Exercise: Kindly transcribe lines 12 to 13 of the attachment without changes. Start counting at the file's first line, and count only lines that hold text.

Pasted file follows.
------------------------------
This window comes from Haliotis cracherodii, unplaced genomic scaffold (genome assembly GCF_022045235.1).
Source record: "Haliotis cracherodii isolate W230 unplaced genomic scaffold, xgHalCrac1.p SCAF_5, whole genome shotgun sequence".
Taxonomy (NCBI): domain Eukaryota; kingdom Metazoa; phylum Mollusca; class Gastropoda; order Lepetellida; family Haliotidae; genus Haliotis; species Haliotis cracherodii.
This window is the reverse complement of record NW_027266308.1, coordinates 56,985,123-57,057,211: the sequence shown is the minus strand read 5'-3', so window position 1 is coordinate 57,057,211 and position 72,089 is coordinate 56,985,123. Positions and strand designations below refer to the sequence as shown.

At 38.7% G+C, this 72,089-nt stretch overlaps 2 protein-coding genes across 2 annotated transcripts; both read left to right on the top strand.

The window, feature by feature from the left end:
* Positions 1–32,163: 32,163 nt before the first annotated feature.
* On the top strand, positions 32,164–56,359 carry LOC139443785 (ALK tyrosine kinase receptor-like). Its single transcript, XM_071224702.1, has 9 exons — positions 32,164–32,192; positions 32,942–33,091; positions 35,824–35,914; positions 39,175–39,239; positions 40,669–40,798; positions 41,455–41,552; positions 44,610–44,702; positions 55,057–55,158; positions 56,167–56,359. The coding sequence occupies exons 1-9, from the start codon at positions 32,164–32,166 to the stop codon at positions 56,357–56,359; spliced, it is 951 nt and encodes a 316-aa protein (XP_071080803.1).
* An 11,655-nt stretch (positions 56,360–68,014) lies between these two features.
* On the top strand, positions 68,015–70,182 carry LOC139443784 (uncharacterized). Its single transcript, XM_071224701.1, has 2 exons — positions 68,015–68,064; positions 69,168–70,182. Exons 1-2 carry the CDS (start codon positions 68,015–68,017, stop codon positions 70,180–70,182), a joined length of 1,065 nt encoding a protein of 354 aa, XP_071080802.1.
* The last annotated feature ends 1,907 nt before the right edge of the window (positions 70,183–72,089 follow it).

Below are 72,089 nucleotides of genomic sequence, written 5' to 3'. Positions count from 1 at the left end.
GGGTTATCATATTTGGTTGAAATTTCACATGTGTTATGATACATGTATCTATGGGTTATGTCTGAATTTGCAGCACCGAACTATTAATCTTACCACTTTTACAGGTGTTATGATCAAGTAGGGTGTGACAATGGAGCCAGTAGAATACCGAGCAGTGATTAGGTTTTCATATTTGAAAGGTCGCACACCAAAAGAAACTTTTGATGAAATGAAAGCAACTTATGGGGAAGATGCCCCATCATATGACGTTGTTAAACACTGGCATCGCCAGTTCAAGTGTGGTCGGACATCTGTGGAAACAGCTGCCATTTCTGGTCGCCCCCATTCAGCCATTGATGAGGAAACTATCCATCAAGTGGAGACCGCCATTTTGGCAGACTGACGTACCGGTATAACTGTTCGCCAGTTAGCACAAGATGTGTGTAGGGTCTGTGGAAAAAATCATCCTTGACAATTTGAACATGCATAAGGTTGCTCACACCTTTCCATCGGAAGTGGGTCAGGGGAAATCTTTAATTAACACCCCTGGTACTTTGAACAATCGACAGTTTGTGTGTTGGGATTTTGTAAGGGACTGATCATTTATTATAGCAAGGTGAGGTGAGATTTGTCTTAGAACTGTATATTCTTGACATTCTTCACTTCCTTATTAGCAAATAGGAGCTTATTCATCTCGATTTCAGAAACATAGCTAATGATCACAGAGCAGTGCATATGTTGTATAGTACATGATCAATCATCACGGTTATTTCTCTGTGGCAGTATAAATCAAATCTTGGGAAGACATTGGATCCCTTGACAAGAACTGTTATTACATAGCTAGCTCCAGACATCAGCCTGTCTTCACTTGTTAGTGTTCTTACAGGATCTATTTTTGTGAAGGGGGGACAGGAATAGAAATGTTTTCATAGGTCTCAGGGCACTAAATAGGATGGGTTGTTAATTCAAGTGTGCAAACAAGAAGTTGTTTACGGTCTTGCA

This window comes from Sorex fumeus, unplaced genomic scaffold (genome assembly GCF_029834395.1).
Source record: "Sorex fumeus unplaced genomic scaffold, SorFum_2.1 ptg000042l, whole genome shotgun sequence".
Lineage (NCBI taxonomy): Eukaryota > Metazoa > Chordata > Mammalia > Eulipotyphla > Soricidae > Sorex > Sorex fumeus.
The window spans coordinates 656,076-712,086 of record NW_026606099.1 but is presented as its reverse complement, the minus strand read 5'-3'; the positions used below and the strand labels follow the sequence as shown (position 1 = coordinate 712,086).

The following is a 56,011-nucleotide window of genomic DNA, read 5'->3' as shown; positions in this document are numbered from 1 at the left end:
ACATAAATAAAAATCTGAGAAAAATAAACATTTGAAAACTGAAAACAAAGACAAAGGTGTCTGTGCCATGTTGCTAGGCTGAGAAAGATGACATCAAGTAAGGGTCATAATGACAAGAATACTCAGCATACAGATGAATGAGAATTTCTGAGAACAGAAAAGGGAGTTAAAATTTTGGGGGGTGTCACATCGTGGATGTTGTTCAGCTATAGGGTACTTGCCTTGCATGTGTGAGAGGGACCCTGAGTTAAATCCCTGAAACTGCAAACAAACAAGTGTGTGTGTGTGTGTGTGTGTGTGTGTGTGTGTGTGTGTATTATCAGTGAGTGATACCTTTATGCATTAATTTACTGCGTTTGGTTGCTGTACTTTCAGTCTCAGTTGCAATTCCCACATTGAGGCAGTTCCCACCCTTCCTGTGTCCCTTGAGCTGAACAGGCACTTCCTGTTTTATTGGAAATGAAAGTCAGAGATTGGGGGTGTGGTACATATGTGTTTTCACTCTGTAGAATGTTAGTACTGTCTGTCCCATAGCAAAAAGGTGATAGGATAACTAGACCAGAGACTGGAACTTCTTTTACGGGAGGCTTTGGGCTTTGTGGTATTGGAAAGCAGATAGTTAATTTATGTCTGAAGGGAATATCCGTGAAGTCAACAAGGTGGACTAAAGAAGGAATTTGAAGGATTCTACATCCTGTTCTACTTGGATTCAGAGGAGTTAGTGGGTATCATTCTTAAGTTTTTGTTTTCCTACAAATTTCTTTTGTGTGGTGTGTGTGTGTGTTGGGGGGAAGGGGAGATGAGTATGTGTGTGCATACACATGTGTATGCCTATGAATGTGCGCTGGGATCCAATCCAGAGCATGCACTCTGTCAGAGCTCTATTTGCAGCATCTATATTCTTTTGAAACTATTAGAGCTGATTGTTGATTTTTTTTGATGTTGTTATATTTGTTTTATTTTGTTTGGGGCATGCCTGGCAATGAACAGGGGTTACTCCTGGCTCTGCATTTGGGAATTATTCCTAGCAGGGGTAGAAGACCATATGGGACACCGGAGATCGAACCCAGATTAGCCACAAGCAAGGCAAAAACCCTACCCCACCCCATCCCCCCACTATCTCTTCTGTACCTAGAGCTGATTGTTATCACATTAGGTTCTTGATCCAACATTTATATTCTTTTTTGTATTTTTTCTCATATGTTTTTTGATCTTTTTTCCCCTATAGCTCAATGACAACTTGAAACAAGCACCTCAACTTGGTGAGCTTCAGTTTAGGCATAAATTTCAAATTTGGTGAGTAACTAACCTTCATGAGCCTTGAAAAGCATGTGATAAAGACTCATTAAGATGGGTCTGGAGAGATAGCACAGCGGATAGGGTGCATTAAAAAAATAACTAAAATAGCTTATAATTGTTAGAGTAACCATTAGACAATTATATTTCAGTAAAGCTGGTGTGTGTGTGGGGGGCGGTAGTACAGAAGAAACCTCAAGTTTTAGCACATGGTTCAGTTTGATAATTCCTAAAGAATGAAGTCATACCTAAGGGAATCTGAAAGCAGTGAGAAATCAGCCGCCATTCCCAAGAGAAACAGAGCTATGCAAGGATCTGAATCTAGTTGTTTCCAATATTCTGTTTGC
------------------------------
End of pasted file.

Below are 72,089 nucleotides of genomic sequence, written 5' to 3'. Positions count from 1 at the left end.
GGGTTATCATATTTGGTTGAAATTTCACATGTGTTATGATACATGTATCTATGGGTTATGTCTGAATTTGCAGCACCGAACTATTAATCTTACCACTTTTACAGGTGTTATGATCAAGTAGGGTGTGACAATGGAGCCAGTAGAATACCGAGCAGTGATTAGGTTTTCATATTTGAAAGGTCGCACACCAAAAGAAACTTTTGATGAAATGAAAGCAACTTATGGGGAAGATGCCCCATCATATGACGTTGTTAAACACTGGCATCGCCAGTTCAAGTGTGGTCGGACATCTGTGGAAACAGCTGCCATTTCTGGTCGCCCCCATTCAGCCATTGATGAGGAAACTATCCATCAAGTGGAGACCGCCATTTTGGCAGACTGACGTACCGGTATAACTGTTCGCCAGTTAGCACAAGATGTGTGTAGGGTCTGTGGAAAAAATCATCCTTGACAATTTGAACATGCATAAGGTTGCTCACACCTTTCCATCGGAAGTGGGTCAGGGGAAATCTTTAATTAACACCCCTGGTACTTTGAACAATCGACAGTTTGTGTGTTGGGATTTTGTAAGGGACTGATCATTTATTATAGCAAGGTGAGGTGAGATTTGTCTTAGAACTGTATATTCTTGACATTCTTCACTTCCTTATTAGCAAATAGGAGCTTATTCATCTCGATTTCAGAAACATAGCTAATGATCACAGAGCAGTGCATATGTTGTATAGTACATGATCAATCATCACGGTTATTTCTCTGTGGCAGTATAAATCAAATCTTGGGAAGACATTGGATCCCTTGACAAGAACTGTTATTACATAGCTAGCTCCAGACATCAGCCTGTCTTCACTTGTTAGTGTTCTTACAGGATCTATTTTTGTGAAGGGGGGACAGGAATAGAAATGTTTTCATAGGTCTCAGGGCACTAAATAGGATGGGTTGTTAATTCAAGTGTGCAAACAAGAAGTTGTTTACGGTCTTGCA